- General Preparations
One of the most important things you can do to maintain a healthy home is prepare for the worst. That way, if something bad does happen, you don’t have to worry as much about it. When you’re installing an interior drain system, you’re doing so to never have to worry about these issues again. It’s also important to remember that while waterproofing is useful, this tactic only helps with issues like condensation and high levels of humidity. Waterproofing doesn’t help with flooding issues. Flooding can come from the inside, like flooding from burst pipes, as well as from the outside, like flooding from excess rain.
For some people, DIY works perfectly well as a method of maintaining many elements of their home. However, it’s not a great option for the entire home. Here’s what you need to know about your options for installing an interior drain.
- DIY Approach
DIY is not the answer to your interior drainage needs. Although DIY is great for a variety of elements, it can’t stand up to extremely serious concerns. An expert is going to need to step in at some point anyway because DIY fixes typically don’t last for a very long time. It’s a much better idea to get help from an expert early in the process.
Remember, when you’re installing a DIY solution, you’re trusting that you have the necessary knowledge and experience to execute that solution. This probably isn’t the case for an interior drain. Because a basement that doesn’t have strong interior drainage could end up with serious structural problems, you must turn it over to the experts instead.
- Expert Help
Rather than relying on your DIY expertise, you can instead choose to get expert help with installing an interior drain system. When you get professional help with installing this system, you’ll be able to equip your home with an interior drainage system properly. This can include choosing the right system, making sure it addresses your concerns, and installing it correctly. The best solution for most basement problems will be to talk to an expert. You can schedule a free inspection with Complete Basement Systems to learn more about your options. Whether you end up installing an interior drain or not, a basement repair expert will at least be able to talk to you about what will be best for your basement.
Which French drain system works best for you?
Different problems call for different tools to fix them. In the same way that we wouldn’t use a hammer to drive in a screw, we do not use the same drain system for every basement waterproofing job we complete.
Each of our drainage systems is designed to address a different, unique challenge that you may be facing. Some of these challenges involve the way your home has been designed, while others address unusual basement water issues, such as iron ochre. We offer a wide selection of French drain systems to choose from:
BasementGutter™ Below Floor Drain
For a typical basement, our BasementGutter™ system is the ideal choice for waterproofing. This French drain is designed to be installed below the floor slab, resting on top of the foundation footing. This keeps the drainage system out of the “mud zone”, where drains can clog. BasementGutter™ is installed with minimal invasion of the slab, and all concrete is restored after the installation.
The BasementGutter™ system collects water that seeps through basement walls and drains it to your sump pump. The system installs quickly and has a clean-finished appearance, meaning you don’t have to worry about having an unsightly drain around the basement. BasementGutter™ works for both block walls and poured concrete, ensuring that your basement remains dry in all situations. This product also comes with a written lifetime warranty.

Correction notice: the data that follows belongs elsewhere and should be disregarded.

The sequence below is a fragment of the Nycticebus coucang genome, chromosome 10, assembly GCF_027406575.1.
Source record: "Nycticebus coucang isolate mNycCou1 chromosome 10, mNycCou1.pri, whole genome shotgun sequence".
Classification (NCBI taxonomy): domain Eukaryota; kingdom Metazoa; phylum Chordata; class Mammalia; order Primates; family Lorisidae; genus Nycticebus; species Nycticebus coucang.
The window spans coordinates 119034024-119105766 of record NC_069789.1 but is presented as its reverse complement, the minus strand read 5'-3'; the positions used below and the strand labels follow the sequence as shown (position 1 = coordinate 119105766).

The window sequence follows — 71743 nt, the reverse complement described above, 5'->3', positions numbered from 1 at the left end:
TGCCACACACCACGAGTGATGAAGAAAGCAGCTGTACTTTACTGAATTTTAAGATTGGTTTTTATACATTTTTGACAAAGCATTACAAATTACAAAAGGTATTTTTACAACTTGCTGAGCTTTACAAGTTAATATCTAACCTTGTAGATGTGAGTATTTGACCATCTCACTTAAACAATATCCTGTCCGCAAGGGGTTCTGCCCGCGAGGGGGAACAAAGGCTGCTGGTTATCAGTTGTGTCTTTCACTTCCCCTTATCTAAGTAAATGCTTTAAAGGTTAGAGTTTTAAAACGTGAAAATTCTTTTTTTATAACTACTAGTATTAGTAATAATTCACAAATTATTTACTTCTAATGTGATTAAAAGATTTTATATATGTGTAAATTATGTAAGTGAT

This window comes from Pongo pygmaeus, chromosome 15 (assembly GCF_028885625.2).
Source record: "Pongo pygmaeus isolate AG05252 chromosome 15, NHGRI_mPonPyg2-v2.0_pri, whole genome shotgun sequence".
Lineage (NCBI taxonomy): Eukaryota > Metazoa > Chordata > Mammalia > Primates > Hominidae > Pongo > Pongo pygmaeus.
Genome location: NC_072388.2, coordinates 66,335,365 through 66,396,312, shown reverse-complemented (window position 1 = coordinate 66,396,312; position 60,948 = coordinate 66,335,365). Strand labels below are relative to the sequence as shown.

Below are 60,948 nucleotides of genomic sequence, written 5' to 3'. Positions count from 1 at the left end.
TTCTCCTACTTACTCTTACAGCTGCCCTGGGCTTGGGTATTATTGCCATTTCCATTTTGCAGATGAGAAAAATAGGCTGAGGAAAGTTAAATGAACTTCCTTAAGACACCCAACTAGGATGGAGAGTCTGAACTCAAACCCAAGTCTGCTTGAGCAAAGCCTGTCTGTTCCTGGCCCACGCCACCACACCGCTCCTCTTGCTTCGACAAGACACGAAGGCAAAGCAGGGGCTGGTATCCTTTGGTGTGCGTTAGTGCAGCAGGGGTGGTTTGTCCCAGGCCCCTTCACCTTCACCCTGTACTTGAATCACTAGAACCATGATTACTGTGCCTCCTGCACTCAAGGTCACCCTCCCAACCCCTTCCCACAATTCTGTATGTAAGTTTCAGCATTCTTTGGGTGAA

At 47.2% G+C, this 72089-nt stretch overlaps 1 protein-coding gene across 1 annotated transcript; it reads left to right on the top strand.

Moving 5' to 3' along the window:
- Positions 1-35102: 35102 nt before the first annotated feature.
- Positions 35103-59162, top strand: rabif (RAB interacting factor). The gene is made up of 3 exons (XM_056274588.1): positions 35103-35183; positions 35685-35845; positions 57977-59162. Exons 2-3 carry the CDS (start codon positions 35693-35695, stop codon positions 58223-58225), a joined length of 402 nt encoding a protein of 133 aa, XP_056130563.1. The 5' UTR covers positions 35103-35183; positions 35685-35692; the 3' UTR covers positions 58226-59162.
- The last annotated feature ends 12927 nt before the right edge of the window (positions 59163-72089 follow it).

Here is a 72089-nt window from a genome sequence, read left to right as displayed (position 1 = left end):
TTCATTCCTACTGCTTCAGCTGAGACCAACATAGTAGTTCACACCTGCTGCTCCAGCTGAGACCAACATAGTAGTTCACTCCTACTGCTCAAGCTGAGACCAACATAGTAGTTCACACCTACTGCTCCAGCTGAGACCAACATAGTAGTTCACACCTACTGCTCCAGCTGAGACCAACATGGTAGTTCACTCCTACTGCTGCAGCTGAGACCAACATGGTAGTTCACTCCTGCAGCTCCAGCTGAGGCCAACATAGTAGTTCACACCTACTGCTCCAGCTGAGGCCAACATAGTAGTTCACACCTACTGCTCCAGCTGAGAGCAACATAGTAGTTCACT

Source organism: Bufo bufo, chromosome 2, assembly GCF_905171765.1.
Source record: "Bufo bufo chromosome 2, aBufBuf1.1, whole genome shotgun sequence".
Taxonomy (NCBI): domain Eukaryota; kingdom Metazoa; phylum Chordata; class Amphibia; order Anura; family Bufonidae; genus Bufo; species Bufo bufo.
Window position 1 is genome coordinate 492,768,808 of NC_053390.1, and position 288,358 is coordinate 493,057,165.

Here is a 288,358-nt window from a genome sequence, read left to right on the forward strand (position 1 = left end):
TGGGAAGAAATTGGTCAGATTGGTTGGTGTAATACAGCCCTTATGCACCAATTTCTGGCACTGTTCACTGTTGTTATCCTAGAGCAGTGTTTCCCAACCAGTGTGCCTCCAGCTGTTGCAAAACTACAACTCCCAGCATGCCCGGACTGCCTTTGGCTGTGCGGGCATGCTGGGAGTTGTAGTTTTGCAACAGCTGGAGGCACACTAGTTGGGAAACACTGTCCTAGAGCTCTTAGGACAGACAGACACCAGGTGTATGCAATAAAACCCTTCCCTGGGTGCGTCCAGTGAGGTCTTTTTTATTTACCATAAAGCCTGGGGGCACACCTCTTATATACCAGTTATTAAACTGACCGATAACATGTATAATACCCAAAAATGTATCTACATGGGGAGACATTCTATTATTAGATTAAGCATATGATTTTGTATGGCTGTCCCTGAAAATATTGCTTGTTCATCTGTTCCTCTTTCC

BasementGutter™ IOS Iron Ochre Perimeter Drain
If iron bacteria is present in your water, it will create a gelatinous, rust-colored substance known as iron ochre. This unpleasant material is notorious for smelling terrible, staining everything it touches, and clogging drainage systems. Our experts tackle this rare problem with our BasementGutter™ IOS Basement Drain.
This product is a modified version of our BasementGutter™ system that includes an extra-wide drain channel and larger drainage openings. To allow for easy drain system maintenance if clogged, the drain system also includes an exposed, removable lid. This system will protect your home from the nasty appearance and smell iron ochre brings while helping prevent any water from seeping into your basement.
Grated Drain Pipe
For many homeowners, preventing flooding from an outer entryway such as a hatchway, garage door, or doorway is a priority. In this case, we use the Grated Draining Pipe to span the opening and prevent water from flowing into your basement. The grated opening of this system is designed to accept water from the floor, where it’s then redirected to your perimeter drain and your sump pump.
This system comes with a removable lid to clear any debris that may enter the drain and is compatible with all our perimeter drain systems. The device lays smoothly across the floor to eliminate tripping hazards. We also recommend installing the drain inside the door to prevent debris from flooding in as well as to prevent freezing in the winter. The Grated Draining Pipe comes with a written lifetime warranty.
Let us install the drain system you need for your home!
No matter how your house was constructed or what kinds of problems you’re facing, our waterproofing products can provide a solution that’s ideal for you! Call your local basement waterproofing experts at Complete Basement Systems today to get started with a free estimate in the Greater Denver area including Littleton, Thornton, Fort Collins, Westminster, Arvada, Boulder, Greeley, Pueblo or nearby.